Which? has issued advice to renters facing cold and draughty accomodation this Winter - and what your landlord should do about it. 

The chilly Winter months can see tenants desperately layer up in a bid to beat draughts from gaps or doors.

Meanwhile some tenants are still waiting on home repairs promised months ago.

But all rental properties have to be fit for habitation and it’s your landlord’s responsibility to ensure this, consumer champion Which? said.

Here's how tenants can make their home warmer without spending money - and what your landlord is obligated to do for you.

How to warm up a cold house this Winter (and what your landlord should do)

Asking your landlord to make repairs 

If your home is cold because repairs are needed, tenants should write to their landlord.

Make sure to store a record of any requests - including the content of the requests and dates - as evidence. 

If your rental property is managed by a letting agent on behalf of your landlord, contact the letting agent. 

This means your letting agent should talk to your landlord on your behalf, as it is the letting agent’s responsibility to make sure that repairs are made.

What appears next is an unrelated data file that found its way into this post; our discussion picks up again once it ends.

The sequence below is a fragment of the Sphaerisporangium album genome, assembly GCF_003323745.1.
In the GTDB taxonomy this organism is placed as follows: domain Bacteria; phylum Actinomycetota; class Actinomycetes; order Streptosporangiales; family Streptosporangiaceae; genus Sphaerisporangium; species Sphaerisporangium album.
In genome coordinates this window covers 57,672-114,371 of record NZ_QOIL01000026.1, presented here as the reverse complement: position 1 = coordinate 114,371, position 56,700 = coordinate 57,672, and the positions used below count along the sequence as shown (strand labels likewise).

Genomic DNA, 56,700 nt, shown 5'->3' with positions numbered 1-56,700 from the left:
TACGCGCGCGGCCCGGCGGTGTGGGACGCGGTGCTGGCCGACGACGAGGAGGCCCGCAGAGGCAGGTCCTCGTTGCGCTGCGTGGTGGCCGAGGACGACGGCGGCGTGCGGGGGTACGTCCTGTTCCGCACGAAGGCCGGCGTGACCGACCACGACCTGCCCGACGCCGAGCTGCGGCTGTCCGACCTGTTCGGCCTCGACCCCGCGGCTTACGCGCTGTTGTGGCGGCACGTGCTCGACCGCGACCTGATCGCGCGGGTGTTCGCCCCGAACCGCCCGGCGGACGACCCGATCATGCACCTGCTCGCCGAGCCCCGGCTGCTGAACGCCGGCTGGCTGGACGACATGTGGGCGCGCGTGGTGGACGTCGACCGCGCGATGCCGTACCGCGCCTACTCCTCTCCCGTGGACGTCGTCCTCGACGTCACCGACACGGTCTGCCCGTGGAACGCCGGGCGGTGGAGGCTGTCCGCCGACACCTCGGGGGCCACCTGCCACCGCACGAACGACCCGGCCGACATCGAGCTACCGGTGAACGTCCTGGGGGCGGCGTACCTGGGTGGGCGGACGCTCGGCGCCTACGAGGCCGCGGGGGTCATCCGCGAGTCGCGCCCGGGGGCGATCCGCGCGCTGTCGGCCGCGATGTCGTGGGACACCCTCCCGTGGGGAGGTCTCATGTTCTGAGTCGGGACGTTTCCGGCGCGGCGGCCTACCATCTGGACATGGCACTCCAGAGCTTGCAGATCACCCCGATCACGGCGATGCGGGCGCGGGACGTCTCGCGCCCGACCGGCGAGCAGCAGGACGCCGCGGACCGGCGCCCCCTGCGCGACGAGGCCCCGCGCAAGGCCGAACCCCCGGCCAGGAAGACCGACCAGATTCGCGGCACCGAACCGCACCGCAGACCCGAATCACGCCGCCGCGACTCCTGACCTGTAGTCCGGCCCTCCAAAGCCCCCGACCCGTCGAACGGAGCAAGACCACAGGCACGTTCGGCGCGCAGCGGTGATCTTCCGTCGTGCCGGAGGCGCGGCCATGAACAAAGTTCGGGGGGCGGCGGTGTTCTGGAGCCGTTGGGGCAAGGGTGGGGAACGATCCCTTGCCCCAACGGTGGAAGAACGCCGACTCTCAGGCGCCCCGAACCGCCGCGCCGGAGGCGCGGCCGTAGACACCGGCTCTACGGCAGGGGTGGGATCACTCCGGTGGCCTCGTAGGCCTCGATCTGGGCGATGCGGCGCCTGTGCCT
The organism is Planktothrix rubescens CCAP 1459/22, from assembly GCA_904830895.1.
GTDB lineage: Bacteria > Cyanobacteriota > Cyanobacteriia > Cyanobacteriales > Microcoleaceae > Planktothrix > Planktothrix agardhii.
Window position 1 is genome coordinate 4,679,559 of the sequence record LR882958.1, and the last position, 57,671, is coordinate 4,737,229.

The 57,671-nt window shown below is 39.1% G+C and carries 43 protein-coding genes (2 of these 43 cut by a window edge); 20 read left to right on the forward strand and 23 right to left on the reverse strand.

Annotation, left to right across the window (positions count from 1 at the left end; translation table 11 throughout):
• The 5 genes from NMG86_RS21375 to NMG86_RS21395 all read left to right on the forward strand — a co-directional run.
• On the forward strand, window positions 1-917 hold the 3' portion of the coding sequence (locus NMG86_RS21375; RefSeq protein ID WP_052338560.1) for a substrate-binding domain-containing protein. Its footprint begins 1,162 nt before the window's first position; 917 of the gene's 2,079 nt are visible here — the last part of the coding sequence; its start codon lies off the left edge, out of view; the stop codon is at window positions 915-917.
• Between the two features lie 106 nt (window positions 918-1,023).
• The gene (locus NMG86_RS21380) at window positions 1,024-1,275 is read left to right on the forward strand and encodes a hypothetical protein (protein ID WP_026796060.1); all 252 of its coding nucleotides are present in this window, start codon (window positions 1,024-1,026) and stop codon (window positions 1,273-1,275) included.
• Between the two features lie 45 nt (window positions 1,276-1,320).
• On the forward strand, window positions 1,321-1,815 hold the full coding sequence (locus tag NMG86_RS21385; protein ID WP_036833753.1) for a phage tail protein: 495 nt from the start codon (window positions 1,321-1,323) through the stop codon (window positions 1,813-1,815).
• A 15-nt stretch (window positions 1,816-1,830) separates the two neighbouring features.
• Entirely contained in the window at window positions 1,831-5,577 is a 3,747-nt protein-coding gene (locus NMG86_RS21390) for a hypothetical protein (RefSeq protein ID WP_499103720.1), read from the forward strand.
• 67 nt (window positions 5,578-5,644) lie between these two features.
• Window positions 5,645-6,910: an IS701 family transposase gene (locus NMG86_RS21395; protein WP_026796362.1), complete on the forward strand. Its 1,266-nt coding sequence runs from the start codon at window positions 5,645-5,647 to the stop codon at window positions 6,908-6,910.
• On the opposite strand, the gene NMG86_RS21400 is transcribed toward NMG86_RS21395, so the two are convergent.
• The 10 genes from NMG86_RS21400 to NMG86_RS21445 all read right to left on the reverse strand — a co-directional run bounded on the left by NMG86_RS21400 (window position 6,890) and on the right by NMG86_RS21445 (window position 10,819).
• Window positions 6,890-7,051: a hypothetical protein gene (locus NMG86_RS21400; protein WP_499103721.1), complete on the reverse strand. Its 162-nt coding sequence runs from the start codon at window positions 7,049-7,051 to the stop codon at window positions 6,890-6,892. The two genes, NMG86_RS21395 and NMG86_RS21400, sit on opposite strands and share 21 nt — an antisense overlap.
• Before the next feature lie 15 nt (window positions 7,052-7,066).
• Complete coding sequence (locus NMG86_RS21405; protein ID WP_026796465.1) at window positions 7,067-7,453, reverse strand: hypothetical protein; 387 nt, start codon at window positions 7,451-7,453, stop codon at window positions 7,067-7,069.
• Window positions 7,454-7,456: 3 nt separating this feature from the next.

Seal any gaps in the room using low-cost methods

There may be gaps in windows or doors that causes hot air to escape, Which? said.

While tenants can't invest in double glazing or better insulation, there are small ways to stop draughts in your house. 

This includes buying a rug, door snake - usually costing around £10 - and keeping your curtains closed when possible.

You could also sew in an extra layer behind your curtains or invest in thermal curtains. 

Dorset Echo: You could also sew in an extra layer behind your curtains, Which? said. Photo: Pixabay.You could also sew in an extra layer behind your curtains, Which? said. Photo: Pixabay.

You can also seal the perimeter of your windows and doors using Weatherstrips - available from most DIY stores.

Put on an extra layer

Which? included this tip because science shows we lose heat from exposed skin when the temperature around you is cooler than your body temperature.

Buy a portable electric heater

A portable electric heater is great for concentrated heat, Which? said.

But it is important to note that portable electric heaters have a very high cost per hour.

Portable heaters usually run at two or three per kilowatt hour.

Which? recommends that renters buy an electric heater with a thermostat that’s proven to work.

Before investing an an electric heater, make sure that electric heaters - otherwise known as space heaters - are not forbidden by your tenancy contract.

Apply for extra funding from the Government

There are a number of Government schemes to help with energy costs - including Winter fuel payments, cold weather payments and Pension Credit Warm home discounts.

You can find the full list of financial support available for energy costs this Winter here.